Chromed up, with individual artworks on their panels and lit up like Christmas trees, these Japanese trucks and their proud owners (with sharp eyes for detail), form part of a distinct sub-culture in Japanese society. The full color photographs, captured by Tatsuki Masaru in a project started in 1998, allow insights both into a personal and intimate world, and a unique aesthetic phenomenon. Decotora - the book

Excerpt: About two or three years into the project, I realized that the trucks rather than the drivers were being overly emphasized in the photographs. Because if you don’t define your subject, the subject defines itself. So I started going to meetings where large numbers of truckers would gather. They were all very outgoing, and I gradually felt welcomed into their community. Then, I started to discover things I respected about them - and things I didn’t like. For the first time, I felt I really knew the truckers. I realized that they possess a sense of masculinity that is dying out in Japan. I could also understand their feeling of wanting to decorate the tools they use for work. People are surprised that I spent ten years on this project, but it simply takes time to really understand something. And I wanted to really understand the things I wanted to express. That is why it took so long. Ten years in the making. Holy guacamole. Mad respect. :)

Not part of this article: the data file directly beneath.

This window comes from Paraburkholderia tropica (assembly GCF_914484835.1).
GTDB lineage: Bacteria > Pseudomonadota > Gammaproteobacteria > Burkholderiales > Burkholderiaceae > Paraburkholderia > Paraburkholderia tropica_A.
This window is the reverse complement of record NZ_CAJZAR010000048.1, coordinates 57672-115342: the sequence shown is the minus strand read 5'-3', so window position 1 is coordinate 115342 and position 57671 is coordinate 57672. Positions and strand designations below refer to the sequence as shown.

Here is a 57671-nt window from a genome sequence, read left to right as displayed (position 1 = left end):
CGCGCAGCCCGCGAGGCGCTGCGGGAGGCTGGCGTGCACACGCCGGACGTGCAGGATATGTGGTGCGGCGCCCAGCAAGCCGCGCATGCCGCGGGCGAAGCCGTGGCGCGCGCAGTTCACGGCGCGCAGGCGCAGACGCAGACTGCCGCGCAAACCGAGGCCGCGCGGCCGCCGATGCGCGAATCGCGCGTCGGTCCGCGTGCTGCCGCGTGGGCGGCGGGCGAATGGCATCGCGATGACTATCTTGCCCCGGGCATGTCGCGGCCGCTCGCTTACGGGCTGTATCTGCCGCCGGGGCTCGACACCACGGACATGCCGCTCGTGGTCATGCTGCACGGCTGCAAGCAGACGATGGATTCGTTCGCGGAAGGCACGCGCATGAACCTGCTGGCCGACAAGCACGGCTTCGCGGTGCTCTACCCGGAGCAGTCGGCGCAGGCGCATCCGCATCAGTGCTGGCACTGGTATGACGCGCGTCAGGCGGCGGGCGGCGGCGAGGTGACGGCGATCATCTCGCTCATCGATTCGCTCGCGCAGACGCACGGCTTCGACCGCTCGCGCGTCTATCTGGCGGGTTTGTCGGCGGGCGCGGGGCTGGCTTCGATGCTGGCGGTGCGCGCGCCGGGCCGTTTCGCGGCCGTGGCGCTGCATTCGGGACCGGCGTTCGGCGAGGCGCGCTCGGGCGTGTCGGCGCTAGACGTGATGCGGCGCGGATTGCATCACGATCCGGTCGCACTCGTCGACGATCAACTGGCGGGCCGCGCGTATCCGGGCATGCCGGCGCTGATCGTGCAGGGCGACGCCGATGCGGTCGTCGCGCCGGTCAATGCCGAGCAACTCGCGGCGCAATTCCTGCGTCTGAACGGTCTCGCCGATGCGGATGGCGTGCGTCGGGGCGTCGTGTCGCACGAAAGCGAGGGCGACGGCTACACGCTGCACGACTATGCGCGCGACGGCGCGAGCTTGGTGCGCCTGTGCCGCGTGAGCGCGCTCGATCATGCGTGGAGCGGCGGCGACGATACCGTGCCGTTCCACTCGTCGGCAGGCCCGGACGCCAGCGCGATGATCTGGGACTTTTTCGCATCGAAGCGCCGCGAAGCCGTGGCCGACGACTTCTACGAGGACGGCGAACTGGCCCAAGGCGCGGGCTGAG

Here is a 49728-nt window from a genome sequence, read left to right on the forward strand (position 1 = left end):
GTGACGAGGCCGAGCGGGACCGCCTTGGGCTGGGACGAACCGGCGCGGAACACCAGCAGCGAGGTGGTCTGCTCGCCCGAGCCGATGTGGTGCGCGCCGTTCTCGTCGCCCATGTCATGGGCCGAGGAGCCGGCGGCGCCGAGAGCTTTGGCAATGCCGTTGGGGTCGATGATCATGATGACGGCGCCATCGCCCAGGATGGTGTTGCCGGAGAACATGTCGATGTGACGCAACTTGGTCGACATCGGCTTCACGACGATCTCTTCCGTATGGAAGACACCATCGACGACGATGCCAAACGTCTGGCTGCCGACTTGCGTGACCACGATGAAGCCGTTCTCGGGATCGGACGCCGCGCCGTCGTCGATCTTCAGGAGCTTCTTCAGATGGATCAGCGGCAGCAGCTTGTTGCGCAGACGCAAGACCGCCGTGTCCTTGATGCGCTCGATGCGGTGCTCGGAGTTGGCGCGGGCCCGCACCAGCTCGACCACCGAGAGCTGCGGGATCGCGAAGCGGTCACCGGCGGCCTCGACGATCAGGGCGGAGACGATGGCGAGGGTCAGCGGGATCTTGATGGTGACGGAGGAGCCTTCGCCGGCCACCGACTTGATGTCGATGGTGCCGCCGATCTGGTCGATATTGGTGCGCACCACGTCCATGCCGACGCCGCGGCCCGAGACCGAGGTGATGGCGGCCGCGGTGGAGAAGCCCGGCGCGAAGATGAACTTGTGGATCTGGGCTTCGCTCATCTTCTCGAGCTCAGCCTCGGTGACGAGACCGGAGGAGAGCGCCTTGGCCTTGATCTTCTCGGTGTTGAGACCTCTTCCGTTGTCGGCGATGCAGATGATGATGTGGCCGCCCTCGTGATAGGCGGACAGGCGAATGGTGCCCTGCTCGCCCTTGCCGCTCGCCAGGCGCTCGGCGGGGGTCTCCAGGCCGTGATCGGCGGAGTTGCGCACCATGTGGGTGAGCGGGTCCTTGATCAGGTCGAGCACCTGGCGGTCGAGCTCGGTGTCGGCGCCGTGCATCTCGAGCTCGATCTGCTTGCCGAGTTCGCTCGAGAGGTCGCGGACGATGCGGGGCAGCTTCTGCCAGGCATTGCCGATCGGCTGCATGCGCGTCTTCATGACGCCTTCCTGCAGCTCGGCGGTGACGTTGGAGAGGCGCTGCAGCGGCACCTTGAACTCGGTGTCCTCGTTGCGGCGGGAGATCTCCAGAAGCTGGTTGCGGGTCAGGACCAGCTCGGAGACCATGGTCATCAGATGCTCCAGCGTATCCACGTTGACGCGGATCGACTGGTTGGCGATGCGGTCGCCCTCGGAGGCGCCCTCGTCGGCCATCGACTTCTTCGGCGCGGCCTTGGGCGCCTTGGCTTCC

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  • HAHA....slot machines? Never, it's japan. They would have PACHINKO!!! Gotta love those little metal balls.
  • Does it have slot machines?
    Because that would be totally rad.
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